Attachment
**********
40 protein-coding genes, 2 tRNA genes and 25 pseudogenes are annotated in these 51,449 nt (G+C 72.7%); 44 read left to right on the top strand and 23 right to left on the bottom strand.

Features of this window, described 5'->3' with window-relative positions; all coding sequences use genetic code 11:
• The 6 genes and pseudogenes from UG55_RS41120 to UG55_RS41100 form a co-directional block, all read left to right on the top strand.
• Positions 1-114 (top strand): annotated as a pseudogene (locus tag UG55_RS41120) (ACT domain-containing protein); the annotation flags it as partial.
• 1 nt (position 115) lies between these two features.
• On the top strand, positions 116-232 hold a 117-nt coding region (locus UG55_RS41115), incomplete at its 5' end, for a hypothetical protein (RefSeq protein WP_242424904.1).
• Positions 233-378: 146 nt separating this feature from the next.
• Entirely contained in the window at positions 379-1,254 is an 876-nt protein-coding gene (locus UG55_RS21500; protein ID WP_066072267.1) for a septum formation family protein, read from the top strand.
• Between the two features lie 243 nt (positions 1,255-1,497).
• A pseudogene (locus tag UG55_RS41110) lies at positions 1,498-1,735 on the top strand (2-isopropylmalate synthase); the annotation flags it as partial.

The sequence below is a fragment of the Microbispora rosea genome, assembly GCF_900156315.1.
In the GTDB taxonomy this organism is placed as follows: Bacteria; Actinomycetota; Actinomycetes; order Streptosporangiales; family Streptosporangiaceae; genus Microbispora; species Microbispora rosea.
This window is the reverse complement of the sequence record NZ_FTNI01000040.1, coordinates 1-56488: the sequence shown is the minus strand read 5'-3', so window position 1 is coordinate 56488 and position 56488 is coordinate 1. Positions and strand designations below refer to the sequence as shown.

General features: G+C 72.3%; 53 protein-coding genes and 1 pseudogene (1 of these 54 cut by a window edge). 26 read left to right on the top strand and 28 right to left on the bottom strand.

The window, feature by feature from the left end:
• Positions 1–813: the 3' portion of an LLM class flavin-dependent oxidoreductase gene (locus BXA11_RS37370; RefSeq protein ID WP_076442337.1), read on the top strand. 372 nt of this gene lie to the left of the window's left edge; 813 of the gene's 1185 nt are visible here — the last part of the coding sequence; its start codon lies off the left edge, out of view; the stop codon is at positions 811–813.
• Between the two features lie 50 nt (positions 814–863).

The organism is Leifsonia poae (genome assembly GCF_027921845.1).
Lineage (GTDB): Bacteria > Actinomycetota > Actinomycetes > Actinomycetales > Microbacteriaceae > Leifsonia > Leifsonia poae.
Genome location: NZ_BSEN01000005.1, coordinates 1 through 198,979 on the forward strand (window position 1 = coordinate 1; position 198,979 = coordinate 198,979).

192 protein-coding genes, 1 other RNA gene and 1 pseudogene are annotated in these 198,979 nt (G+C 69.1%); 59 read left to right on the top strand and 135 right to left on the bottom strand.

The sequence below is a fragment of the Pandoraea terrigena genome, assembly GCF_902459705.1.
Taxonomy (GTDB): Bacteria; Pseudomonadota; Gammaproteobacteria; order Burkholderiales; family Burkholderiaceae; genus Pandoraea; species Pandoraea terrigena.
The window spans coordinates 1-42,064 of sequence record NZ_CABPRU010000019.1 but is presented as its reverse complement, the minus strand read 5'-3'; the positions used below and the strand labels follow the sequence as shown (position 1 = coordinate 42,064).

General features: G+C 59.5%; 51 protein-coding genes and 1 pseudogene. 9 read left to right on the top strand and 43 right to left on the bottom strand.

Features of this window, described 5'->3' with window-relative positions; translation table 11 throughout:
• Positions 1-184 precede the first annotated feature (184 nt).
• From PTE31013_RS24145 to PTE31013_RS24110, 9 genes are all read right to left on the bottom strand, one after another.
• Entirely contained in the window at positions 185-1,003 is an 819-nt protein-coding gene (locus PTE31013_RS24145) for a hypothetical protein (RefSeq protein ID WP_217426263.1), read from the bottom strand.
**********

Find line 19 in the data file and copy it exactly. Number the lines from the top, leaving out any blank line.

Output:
Lineage (GTDB): Bacteria > Actinomycetota > Actinomycetes > Actinomycetales > Microbacteriaceae > Leifsonia > Leifsonia poae.